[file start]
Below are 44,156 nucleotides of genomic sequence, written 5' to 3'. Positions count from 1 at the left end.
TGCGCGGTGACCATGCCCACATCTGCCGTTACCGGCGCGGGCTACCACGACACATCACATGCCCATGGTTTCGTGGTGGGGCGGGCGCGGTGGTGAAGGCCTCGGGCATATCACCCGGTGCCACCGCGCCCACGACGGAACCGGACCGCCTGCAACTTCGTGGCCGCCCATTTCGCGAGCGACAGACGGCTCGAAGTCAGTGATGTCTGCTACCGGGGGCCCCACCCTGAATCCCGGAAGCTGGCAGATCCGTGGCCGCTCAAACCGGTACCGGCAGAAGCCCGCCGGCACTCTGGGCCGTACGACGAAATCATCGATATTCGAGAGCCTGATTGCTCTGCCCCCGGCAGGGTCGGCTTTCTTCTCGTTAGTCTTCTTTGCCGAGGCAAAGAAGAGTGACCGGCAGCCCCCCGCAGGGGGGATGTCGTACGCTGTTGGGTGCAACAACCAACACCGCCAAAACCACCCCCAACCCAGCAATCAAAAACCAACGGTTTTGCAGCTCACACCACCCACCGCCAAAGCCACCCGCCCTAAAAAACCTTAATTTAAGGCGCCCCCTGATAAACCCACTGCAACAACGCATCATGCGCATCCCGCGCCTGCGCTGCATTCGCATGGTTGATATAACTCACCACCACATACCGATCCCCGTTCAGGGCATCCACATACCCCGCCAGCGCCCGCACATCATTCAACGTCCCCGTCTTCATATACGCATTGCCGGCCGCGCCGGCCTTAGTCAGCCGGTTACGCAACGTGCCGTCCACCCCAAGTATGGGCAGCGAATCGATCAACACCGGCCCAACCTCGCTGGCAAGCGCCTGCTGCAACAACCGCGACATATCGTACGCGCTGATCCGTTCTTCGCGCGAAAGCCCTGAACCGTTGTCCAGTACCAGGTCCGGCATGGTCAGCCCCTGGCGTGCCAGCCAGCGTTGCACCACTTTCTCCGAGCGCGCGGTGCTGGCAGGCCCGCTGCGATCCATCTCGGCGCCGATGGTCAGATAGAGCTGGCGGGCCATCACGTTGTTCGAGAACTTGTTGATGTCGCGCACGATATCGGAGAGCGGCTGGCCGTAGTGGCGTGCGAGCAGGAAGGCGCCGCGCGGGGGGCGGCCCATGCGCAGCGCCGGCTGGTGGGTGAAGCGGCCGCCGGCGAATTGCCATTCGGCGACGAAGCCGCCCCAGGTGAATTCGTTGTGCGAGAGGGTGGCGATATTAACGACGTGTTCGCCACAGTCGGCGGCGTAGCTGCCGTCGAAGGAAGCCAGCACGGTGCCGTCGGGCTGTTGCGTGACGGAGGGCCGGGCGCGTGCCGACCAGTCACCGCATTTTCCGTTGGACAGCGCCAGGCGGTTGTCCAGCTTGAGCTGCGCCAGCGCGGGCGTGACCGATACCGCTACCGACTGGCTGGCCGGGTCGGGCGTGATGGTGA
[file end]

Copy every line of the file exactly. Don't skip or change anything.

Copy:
Below are 44,156 nucleotides of genomic sequence, written 5' to 3'. Positions count from 1 at the left end.
TGCGCGGTGACCATGCCCACATCTGCCGTTACCGGCGCGGGCTACCACGACACATCACATGCCCATGGTTTCGTGGTGGGGCGGGCGCGGTGGTGAAGGCCTCGGGCATATCACCCGGTGCCACCGCGCCCACGACGGAACCGGACCGCCTGCAACTTCGTGGCCGCCCATTTCGCGAGCGACAGACGGCTCGAAGTCAGTGATGTCTGCTACCGGGGGCCCCACCCTGAATCCCGGAAGCTGGCAGATCCGTGGCCGCTCAAACCGGTACCGGCAGAAGCCCGCCGGCACTCTGGGCCGTACGACGAAATCATCGATATTCGAGAGCCTGATTGCTCTGCCCCCGGCAGGGTCGGCTTTCTTCTCGTTAGTCTTCTTTGCCGAGGCAAAGAAGAGTGACCGGCAGCCCCCCGCAGGGGGGATGTCGTACGCTGTTGGGTGCAACAACCAACACCGCCAAAACCACCCCCAACCCAGCAATCAAAAACCAACGGTTTTGCAGCTCACACCACCCACCGCCAAAGCCACCCGCCCTAAAAAACCTTAATTTAAGGCGCCCCCTGATAAACCCACTGCAACAACGCATCATGCGCATCCCGCGCCTGCGCTGCATTCGCATGGTTGATATAACTCACCACCACATACCGATCCCCGTTCAGGGCATCCACATACCCCGCCAGCGCCCGCACATCATTCAACGTCCCCGTCTTCATATACGCATTGCCGGCCGCGCCGGCCTTAGTCAGCCGGTTACGCAACGTGCCGTCCACCCCAAGTATGGGCAGCGAATCGATCAACACCGGCCCAACCTCGCTGGCAAGCGCCTGCTGCAACAACCGCGACATATCGTACGCGCTGATCCGTTCTTCGCGCGAAAGCCCTGAACCGTTGTCCAGTACCAGGTCCGGCATGGTCAGCCCCTGGCGTGCCAGCCAGCGTTGCACCACTTTCTCCGAGCGCGCGGTGCTGGCAGGCCCGCTGCGATCCATCTCGGCGCCGATGGTCAGATAGAGCTGGCGGGCCATCACGTTGTTCGAGAACTTGTTGATGTCGCGCACGATATCGGAGAGCGGCTGGCCGTAGTGGCGTGCGAGCAGGAAGGCGCCGCGCGGGGGGCGGCCCATGCGCAGCGCCGGCTGGTGGGTGAAGCGGCCGCCGGCGAATTGCCATTCGGCGACGAAGCCGCCCCAGGTGAATTCGTTGTGCGAGAGGGTGGCGATATTAACGACGTGTTCGCCACAGTCGGCGGCGTAGCTGCCGTCGAAGGAAGCCAGCACGGTGCCGTCGGGCTGTTGCGTGACGGAGGGCCGGGCGCGTGCCGACCAGTCACCGCATTTTCCGTTGGACAGCGCCAGGCGGTTGTCCAGCTTGAGCTGCGCCAGCGCGGGCGTGACCGATACCGCTACCGACTGGCTGGCCGGGTCGGGCGTGATGGTGA